We are talking these days about the end of Windows 7 and Windows 8.1 and how the upgrade towards Windows 11 or at least towards Windows 10are the only way out for those who are still using versions that are going to become obsolete very quickly, because the abandonment of their support by third-party software is becoming relevant.
Of course, it is not only urgent to make the leap to a version supported by the Microsoft system because you run out of updated applications to use: if not updating an application is already a bad security practice that can lead to problems, not updating the system, especially one with Windows history, is the worst of bad practices.
The point is that although practically all Windows 7 and Windows 8.1 users have a most suitable replacement in Windows 10, it will not last much longer either: in 2025 it will still say goodbye and, again, the only way out will be to update to Windows 11 or, if the forecasts come true, Windows 12. Both mount, because the underlying problem will still be there.
And that problem is none other than the damn Windows 11 requirements and the drama they bring. And it is not normal that millions of computers throughout the world in which Windows 10 works perfectly, cannot even aspire to update or install Windows 11… unless they skip the measures that Microsoft has imposed in this regard with tools like Ventoy, Rufus or others.
It would be logical that those users with, for example, components -processors, mainly- not “supported” by Windows 11, or who do not have the happy TPM 2.0 chip, could not execute any specific system feature. But preventing the use of the system on this type of equipment does not make any sense, no matter how many excuses are made in favor of security or whatever.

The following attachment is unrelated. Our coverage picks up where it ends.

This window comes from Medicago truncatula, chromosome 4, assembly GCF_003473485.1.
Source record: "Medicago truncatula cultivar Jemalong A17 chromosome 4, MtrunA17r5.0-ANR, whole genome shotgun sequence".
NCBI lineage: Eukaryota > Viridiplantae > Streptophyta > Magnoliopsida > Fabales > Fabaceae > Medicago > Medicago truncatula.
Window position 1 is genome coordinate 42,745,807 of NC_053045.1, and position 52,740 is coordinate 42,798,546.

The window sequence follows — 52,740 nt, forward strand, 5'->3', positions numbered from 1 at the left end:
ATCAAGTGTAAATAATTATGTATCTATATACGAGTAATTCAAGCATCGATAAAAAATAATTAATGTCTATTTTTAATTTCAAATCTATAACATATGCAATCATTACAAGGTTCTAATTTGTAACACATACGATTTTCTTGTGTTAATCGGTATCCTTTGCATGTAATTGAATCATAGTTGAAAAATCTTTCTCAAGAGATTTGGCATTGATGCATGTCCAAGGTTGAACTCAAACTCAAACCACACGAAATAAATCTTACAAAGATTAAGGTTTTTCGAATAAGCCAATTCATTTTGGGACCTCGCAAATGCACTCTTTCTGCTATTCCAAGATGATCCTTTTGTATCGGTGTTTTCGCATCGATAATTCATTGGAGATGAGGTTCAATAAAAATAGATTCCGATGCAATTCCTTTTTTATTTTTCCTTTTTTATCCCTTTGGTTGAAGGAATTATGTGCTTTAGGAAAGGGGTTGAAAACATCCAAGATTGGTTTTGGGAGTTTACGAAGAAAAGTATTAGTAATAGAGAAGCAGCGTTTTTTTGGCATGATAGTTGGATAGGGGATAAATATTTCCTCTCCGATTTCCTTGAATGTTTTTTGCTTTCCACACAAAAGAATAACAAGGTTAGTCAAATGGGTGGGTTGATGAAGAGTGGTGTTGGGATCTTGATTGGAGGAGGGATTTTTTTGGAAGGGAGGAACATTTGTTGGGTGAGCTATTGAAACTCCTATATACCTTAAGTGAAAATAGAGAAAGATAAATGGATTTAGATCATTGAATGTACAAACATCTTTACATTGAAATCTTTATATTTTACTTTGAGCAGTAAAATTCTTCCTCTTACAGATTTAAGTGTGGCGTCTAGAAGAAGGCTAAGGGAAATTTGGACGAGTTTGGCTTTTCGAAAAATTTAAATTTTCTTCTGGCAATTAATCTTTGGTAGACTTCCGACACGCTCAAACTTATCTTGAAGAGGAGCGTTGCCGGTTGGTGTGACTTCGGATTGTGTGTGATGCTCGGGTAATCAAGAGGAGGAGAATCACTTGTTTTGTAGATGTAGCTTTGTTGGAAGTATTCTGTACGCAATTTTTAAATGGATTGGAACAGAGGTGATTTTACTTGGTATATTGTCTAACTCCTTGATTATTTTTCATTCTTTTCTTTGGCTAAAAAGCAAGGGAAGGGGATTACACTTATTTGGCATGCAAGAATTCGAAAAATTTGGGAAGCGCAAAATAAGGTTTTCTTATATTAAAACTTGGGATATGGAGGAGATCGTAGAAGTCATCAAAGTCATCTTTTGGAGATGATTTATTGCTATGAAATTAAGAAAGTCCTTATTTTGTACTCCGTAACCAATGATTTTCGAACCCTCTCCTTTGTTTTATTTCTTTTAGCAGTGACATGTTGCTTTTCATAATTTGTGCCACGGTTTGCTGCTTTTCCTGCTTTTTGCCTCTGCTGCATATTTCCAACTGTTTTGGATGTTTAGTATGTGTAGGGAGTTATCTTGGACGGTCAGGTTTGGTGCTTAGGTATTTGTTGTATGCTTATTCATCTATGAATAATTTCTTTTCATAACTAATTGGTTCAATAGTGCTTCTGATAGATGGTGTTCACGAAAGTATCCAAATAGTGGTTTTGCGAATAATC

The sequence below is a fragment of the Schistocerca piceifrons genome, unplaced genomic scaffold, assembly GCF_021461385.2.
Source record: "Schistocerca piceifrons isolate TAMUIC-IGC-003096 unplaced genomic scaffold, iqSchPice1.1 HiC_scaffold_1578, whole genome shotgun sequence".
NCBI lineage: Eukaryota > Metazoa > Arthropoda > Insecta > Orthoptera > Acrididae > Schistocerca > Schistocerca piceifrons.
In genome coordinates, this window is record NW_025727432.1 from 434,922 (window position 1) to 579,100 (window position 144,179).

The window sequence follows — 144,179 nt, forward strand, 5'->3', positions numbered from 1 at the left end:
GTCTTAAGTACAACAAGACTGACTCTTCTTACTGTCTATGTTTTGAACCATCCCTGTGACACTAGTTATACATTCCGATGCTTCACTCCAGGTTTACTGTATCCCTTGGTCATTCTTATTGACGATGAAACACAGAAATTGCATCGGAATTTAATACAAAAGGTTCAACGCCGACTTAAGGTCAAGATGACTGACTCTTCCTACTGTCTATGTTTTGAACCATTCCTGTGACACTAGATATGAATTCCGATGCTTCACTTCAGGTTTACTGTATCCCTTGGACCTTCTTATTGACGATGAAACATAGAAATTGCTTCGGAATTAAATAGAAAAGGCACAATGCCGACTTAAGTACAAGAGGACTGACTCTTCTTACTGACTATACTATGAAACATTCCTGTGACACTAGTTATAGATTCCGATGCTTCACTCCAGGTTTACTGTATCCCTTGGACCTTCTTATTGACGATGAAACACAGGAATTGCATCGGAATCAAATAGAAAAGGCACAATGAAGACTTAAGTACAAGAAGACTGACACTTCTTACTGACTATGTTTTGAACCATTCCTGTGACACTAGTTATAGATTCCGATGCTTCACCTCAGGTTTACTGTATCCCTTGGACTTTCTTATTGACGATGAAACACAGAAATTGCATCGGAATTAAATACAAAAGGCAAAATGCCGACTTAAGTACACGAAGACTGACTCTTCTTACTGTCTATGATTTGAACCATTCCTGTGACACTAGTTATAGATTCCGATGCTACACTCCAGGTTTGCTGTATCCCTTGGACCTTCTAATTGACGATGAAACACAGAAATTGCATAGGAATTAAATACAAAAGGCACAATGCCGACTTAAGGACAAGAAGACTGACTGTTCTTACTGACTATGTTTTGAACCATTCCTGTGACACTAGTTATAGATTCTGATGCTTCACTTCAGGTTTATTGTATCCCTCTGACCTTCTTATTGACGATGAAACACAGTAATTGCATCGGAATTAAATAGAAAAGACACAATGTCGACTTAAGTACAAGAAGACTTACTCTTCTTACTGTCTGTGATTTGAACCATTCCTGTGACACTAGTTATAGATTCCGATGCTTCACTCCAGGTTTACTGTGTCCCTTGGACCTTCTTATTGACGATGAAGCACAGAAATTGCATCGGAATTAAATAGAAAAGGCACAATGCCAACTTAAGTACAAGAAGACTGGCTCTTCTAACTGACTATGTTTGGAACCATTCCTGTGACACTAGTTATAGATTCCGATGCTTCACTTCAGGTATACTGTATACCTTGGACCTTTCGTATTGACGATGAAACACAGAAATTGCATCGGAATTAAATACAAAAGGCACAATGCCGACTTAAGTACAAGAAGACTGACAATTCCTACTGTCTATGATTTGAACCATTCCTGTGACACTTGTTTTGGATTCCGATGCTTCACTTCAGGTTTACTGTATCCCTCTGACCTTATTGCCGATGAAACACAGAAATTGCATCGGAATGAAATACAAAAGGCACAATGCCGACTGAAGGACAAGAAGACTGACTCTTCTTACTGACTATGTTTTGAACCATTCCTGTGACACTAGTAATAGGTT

That’s how we’ve gotten to a point where There are only a couple of versions of Windows with maintenance anymore and not by much, because one’s days are already numbered. A point at which the requirements of Windows 11 are a problem even for its employees and that does not seem to be solved anytime soon.
For the record, Microsoft has already relaxed its claims and is gradually expanding the range of support for Windows 11 in relation to the supported processors, although it washes its hands of the consequences that not doing everything as recommended may have. The strength of the matter is that none of this is really necessary for Windows 11 to work properly.
In other words, all the sticks in the wheels of users who would like to upgrade to Windows 11 but cannot because the requirements of their machines prevent them from doing so, not in practice. Those who have done it on their own using tools like the ones mentioned above know this, because they have seen it firsthand. Even though Microsoft says that it is not responsible for potential problems that may arise (as if it were going to take care of complying with the requirements…).
However, not all users are willing to make the jump manually. It’s like installing Linux, a plentiful alternative for many use cases: you have to do it yourself. And that costs; you have to bother with it. Much better to recommend buying a new PC, something that many people cannot do. And they stay so wide. We will see what happens from 2025.